The Hidden Story

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<i>The Hidden Story</i>

Explore the narrative elements that John Ford exploits as early as 1939 to denounce the violence of colonization usually overlooked in stories of the conquest of the West.



Master Thesis. Front and back cover.

Technicals specifications:

Master Thesis.
Under the direction of Alexandra Midal.
Dimensions: 20,5 x 28 cm.
101 pages.

The Hidden Story proposes a complete rethinking of the political role of the western based on an analysis of the lines of force of John Ford’s talking westerns. By trying to establish the ways in which the filmmaker manipulated the representation of the Monument Valley landscape, this essay explores how he endeavors to bring out, within entertainment, a hidden dimension of the falsified history of the conquest of the West in order to re-establish certain necessary truths.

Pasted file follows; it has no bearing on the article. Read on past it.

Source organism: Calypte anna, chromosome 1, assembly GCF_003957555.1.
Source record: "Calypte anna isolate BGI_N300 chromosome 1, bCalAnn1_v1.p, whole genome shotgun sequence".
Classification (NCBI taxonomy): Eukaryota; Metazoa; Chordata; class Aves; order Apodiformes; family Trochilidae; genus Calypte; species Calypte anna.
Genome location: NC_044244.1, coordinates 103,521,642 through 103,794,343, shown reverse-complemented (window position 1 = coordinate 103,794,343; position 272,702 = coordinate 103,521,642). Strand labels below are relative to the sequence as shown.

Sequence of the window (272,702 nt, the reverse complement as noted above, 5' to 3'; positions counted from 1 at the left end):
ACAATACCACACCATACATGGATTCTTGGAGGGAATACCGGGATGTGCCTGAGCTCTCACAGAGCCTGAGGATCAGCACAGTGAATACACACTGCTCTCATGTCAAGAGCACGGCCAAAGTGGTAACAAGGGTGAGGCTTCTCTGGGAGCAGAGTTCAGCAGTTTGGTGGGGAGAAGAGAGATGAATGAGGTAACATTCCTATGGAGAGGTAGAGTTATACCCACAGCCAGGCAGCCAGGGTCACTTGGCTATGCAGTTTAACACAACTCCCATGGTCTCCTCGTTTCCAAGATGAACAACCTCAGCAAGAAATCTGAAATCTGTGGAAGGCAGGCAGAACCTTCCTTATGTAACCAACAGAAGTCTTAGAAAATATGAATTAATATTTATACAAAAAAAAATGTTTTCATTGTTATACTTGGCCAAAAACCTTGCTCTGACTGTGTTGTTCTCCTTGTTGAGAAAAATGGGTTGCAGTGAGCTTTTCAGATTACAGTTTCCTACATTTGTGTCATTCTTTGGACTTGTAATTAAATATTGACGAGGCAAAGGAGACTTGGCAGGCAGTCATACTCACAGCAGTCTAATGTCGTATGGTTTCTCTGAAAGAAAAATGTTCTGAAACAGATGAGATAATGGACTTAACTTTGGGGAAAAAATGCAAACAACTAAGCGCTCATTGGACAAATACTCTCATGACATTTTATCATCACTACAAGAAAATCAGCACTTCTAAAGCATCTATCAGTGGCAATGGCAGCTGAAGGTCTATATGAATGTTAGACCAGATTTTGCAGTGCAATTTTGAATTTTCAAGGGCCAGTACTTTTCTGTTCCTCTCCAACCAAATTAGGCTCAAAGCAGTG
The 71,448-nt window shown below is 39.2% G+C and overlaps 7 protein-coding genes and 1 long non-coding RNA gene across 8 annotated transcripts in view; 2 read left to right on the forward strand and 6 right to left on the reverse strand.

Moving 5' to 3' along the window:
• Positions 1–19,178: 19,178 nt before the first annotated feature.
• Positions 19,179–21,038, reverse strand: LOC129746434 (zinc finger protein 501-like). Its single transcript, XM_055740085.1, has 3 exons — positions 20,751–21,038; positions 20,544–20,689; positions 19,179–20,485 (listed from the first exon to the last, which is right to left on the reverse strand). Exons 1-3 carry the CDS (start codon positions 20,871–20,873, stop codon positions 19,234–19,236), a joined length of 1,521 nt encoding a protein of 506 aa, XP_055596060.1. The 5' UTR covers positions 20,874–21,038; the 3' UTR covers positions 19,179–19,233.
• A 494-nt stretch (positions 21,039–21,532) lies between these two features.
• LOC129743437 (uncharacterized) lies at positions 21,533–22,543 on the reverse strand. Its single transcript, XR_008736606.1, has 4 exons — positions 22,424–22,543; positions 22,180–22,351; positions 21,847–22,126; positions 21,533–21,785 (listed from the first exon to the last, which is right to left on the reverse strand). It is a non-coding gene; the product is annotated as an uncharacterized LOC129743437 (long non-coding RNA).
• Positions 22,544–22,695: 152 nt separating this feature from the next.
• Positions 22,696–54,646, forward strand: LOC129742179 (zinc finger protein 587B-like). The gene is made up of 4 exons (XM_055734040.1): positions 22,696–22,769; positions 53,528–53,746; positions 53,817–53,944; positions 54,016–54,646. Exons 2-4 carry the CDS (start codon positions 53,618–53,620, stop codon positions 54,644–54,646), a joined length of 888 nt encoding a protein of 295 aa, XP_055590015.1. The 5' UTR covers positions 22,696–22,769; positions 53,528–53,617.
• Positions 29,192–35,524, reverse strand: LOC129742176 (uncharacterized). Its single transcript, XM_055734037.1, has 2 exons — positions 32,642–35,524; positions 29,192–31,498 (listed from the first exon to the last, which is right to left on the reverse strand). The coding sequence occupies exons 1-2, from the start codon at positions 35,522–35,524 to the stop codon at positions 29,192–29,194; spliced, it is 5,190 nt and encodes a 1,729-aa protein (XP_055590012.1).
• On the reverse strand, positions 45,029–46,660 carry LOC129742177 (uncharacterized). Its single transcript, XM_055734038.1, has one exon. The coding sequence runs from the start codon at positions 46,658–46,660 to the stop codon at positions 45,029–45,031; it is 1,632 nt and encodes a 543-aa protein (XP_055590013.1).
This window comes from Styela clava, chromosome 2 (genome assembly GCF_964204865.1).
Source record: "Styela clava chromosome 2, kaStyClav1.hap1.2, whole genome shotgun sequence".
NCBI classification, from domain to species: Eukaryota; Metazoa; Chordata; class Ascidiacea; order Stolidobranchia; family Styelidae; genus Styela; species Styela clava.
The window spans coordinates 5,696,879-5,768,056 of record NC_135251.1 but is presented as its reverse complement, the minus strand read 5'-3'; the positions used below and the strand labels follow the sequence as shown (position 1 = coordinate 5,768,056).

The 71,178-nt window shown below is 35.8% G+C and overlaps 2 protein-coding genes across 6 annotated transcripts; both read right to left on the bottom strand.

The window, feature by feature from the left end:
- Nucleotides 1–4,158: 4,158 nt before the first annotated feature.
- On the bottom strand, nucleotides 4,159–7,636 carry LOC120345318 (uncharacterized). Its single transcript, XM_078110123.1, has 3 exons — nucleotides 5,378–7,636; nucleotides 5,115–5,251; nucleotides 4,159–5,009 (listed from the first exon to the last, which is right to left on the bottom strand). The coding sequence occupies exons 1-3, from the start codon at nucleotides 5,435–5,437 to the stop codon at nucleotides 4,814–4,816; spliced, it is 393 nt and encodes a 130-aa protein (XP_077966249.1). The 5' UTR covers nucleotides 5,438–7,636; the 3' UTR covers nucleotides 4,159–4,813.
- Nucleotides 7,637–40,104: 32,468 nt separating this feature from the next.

The passage between pages 49 to 52 is a reflection on John Ford’s use of dust clouds to hide the Monument Valley landscape and the horizon line.

At the end of the Second World War, director John Ford’s depict in is talking westerns an America fractured and gangrenous by racism, misogyny and opportunism. He describes a divided nation, sometimes even schizophrenic, where minorities are scorned.


The section between pages 24 to 27 connects forms in the cinematic image with the power of characters.


The section between pages 81 to 85 analyzes the hybridization of Southern and Native American cultures.